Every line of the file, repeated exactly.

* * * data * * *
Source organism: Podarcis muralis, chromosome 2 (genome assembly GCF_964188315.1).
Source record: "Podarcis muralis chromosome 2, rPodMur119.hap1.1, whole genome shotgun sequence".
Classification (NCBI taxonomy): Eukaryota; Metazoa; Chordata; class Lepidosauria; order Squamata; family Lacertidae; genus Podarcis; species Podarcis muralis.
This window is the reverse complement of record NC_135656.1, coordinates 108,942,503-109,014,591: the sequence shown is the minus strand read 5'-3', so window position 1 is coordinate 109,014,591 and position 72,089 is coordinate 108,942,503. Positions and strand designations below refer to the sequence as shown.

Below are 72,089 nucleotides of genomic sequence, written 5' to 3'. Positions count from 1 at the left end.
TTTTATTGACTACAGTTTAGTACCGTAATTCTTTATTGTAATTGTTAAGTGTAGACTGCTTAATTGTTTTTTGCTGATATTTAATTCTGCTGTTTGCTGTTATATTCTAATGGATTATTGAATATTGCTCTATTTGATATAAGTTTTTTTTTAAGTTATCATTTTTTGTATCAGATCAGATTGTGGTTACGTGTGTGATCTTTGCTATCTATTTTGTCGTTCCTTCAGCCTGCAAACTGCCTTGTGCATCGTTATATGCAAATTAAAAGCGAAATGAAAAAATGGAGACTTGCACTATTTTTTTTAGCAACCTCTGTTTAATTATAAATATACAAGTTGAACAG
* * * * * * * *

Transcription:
Source organism: Podarcis muralis, chromosome 2 (genome assembly GCF_964188315.1).
Source record: "Podarcis muralis chromosome 2, rPodMur119.hap1.1, whole genome shotgun sequence".
Classification (NCBI taxonomy): Eukaryota; Metazoa; Chordata; class Lepidosauria; order Squamata; family Lacertidae; genus Podarcis; species Podarcis muralis.
This window is the reverse complement of record NC_135656.1, coordinates 108,942,503-109,014,591: the sequence shown is the minus strand read 5'-3', so window position 1 is coordinate 109,014,591 and position 72,089 is coordinate 108,942,503. Positions and strand designations below refer to the sequence as shown.

Below are 72,089 nucleotides of genomic sequence, written 5' to 3'. Positions count from 1 at the left end.
TTTTATTGACTACAGTTTAGTACCGTAATTCTTTATTGTAATTGTTAAGTGTAGACTGCTTAATTGTTTTTTGCTGATATTTAATTCTGCTGTTTGCTGTTATATTCTAATGGATTATTGAATATTGCTCTATTTGATATAAGTTTTTTTTTAAGTTATCATTTTTTGTATCAGATCAGATTGTGGTTACGTGTGTGATCTTTGCTATCTATTTTGTCGTTCCTTCAGCCTGCAAACTGCCTTGTGCATCGTTATATGCAAATTAAAAGCGAAATGAAAAAATGGAGACTTGCACTATTTTTTTTAGCAACCTCTGTTTAATTATAAATATACAAGTTGAACAG